Quantum physics has a reputation for being expensive, complex, and boring. However, the bright pink cover alone indicates that Ben Steele (particle physicist and science communicator), Hilary Lamb (journalist and author), and Giles Sparrow (famous science author) are doing their best to disprove this cliché. More than 100 individual outcomes and phenomena of quantum physics, from the double slit experiment to the tunnel effect to the Higgs boson and quantum biology, are each visually presented on a double page. The graphics are always aesthetically pleasing and sometimes use very explicit analogies to make the abstract quantum physics conditions more realistic.
The texts on individual topics are kept very short. At the same time, this brevity is accompanied by simplification: no long explanations, hardly any formulas, no complicated calculations or proofs. This makes browsing the book very interesting, but unfortunately, the links between individual phenomena are completely lost due to the isolated and scarce information. Anyone who has already dealt with quantum physics and would like to look at it from a new, visually appealing side will enjoy the reference work — even if it’s simplified here and there so much that seasoned physicists might have to turn a blind eye.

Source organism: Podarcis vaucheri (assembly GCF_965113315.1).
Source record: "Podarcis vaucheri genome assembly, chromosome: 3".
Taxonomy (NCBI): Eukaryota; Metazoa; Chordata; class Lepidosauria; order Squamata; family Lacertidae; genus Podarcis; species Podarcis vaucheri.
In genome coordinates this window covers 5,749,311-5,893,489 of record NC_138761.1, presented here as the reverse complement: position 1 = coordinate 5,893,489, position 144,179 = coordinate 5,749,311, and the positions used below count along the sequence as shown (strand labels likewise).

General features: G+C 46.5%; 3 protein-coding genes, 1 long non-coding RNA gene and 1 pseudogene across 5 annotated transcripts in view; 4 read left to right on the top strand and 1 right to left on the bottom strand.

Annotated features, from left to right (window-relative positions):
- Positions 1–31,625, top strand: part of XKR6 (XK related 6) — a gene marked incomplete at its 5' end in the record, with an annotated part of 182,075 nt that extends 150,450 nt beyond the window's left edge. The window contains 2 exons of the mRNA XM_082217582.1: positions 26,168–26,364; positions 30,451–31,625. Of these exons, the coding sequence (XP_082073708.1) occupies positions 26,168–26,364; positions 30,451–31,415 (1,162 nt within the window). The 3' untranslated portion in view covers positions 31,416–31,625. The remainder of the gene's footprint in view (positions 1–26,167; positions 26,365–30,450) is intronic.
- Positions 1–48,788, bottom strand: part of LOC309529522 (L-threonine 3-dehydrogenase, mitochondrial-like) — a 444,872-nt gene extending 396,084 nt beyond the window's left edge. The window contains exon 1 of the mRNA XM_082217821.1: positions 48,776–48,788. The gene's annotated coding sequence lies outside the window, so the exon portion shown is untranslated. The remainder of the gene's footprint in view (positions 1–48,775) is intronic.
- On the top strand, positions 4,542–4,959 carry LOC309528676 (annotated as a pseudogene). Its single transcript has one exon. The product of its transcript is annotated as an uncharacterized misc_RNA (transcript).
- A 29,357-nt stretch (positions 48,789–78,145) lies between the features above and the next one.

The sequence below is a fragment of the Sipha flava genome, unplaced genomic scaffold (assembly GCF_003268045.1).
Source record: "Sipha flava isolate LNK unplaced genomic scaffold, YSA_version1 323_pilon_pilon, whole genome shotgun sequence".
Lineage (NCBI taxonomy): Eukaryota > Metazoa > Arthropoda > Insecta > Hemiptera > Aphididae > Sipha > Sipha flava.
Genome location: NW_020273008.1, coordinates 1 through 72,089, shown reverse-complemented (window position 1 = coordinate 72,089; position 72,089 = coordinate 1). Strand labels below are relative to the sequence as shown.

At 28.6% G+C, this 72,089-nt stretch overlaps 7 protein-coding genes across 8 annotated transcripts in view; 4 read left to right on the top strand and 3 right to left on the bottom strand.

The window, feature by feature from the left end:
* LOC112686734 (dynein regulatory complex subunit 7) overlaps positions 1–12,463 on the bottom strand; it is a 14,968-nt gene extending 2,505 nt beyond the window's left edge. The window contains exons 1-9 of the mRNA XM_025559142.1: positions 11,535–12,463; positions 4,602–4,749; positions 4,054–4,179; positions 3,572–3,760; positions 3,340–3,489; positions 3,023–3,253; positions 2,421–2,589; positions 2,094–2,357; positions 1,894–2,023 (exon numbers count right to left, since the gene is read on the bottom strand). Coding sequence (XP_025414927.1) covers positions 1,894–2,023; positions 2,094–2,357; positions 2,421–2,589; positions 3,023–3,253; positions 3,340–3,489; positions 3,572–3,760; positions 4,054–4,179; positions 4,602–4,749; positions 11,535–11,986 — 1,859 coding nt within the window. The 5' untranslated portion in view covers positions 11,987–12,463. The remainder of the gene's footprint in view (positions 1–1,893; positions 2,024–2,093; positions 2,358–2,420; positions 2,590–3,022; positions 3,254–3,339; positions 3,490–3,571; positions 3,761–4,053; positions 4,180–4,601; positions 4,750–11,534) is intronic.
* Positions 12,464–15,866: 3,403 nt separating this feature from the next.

Anyone who has never been in contact with the quantum world will have difficulties understanding the very brief explanations – but they are in the best company, because even the Nobel Prize winner in Physics Richard Feynman said: “I think one can say with certainty that no one understands quantum mechanics.” ‘So maybe just looking at her with pleasure will suffice.
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